First, the importance of regional politics was, according to Hoffmann far less important to national governments than ‘purely local or purely global’ concerns. Within the global international system ‘regional subsystems have only a reduced autonomy’ (Hoffmann 1966:865). Second, Hoffmann highlighted contingent nature of any transnational cooperation. While ‘extensive cooperation is not at all ruled out’, there ‘would be no assurance against a sudden and disastrous reversal’.
For Hoffmann, national governments were more ‘obstinate’ than ‘obsolete’ in the process of European Integration. This was clearly a serious challenge to the snowball effect of cooperation proposed by the neo-functionalist approach.
Hoffmann also drew attention to the ‘limits of the functional method’ or, as he referred to it, the ‘Monnet method’ (Hoffmann 1966:885). Critically, Hoffmann criticised the logic of integration implicit in the ‘Monnet method’, and which Haas had incorporated into his neo-functionalism approach. Hoffmann argued that, in fact, it was the ‘logic of diversity’ which prevailed and which would set limits to the ‘spillover’ anticipated by the neo-functionalists (Hoffmann 1966:882). In areas of vital national interest, Hoffmann argued, national governments were not willing to be compensated for their losses by gains in other areas. Crucially, some issues were more important than others. Instead, national governments would choose to minimise uncertainty and would maintain tight control over decision processes when vital interests were at stake.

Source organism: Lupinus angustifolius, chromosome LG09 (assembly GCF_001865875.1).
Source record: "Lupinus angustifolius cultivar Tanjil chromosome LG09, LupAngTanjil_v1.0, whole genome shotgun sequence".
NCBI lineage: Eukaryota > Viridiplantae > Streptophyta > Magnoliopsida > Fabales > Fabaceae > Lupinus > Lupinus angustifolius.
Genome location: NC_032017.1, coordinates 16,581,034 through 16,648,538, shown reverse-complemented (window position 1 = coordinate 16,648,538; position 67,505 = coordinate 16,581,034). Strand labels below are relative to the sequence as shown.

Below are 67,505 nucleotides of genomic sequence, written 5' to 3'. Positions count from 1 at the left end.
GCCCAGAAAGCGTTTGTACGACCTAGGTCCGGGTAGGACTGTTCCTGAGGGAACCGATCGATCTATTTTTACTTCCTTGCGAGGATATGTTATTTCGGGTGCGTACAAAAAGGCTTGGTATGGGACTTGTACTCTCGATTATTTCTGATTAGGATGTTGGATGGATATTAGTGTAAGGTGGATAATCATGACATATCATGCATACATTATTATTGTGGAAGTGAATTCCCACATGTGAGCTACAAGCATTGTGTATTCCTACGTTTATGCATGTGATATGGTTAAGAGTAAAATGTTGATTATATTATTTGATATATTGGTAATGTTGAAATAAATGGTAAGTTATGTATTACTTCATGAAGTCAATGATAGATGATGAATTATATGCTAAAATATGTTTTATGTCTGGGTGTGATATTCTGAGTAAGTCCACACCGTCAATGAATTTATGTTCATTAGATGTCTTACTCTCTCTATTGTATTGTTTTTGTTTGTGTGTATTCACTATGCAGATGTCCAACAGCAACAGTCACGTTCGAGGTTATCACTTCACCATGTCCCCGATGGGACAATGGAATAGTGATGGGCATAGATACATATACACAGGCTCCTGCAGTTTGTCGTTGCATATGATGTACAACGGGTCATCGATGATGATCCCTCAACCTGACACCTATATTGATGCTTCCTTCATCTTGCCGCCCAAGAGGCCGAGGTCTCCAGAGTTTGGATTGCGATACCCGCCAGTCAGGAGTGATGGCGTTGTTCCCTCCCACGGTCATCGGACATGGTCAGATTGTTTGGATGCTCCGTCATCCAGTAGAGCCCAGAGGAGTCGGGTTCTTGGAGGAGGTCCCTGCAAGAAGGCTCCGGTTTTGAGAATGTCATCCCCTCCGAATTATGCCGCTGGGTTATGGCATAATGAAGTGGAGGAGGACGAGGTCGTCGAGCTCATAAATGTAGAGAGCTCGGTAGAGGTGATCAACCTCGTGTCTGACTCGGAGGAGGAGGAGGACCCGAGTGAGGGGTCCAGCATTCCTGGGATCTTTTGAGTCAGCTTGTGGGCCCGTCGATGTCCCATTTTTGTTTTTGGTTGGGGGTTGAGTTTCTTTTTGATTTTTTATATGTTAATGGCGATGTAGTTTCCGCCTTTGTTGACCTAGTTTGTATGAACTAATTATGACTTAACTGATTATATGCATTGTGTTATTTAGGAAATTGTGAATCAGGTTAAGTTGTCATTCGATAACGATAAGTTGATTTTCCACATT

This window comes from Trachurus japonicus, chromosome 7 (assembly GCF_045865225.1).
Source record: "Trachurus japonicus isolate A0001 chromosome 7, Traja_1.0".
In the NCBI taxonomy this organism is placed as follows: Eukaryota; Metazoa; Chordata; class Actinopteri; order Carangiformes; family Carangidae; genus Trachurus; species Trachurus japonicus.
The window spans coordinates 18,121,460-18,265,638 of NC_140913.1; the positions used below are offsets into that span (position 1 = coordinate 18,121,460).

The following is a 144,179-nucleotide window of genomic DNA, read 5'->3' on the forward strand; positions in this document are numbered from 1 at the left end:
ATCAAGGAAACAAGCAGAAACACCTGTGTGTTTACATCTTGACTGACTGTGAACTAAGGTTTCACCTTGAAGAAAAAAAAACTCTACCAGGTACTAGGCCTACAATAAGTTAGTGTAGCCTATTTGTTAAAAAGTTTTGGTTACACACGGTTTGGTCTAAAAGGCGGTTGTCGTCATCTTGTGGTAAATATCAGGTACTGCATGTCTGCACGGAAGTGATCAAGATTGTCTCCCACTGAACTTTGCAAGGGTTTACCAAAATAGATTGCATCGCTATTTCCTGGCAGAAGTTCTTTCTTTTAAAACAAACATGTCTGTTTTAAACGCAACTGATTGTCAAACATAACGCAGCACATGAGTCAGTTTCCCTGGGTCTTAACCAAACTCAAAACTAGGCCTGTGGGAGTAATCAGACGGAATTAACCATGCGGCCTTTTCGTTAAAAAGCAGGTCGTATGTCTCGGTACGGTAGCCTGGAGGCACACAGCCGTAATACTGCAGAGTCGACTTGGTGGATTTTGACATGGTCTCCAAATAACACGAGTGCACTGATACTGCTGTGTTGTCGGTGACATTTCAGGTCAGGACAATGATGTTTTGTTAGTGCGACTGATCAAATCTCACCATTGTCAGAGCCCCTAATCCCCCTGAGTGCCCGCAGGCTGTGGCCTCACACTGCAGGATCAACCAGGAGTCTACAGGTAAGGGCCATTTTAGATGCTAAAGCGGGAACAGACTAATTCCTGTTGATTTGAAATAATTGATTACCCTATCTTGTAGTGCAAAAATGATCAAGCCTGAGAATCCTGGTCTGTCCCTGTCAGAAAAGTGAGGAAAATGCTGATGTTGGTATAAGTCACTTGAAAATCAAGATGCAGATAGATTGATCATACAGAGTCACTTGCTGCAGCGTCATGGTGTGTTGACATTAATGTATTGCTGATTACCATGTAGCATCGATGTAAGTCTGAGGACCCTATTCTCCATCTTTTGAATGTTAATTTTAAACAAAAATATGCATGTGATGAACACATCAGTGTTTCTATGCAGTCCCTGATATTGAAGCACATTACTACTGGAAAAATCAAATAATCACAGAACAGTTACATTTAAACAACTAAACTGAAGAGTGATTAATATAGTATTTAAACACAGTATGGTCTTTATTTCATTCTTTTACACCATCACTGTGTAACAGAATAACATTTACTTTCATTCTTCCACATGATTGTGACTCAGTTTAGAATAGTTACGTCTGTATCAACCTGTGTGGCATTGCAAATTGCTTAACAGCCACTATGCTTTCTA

Hoffmann’s distinction between issues of ‘low politics’ (economic and welfare policies) and matters of ‘high politics’ (foreign policy, security and defence) was central to his critique of the neo-functionalist approach. The ambiguity implicit in the neo-functionalist ‘logic of integration’ might appear acceptable to national governments when taking decision about tariffs, and almost sufficed for discussions on the issue of agriculture. When it came to the discussion of matters of ‘high politics’, however, clear and consistent goals would be required (Hoffmann 1966:883). National governments would not be persuaded to accept anything less.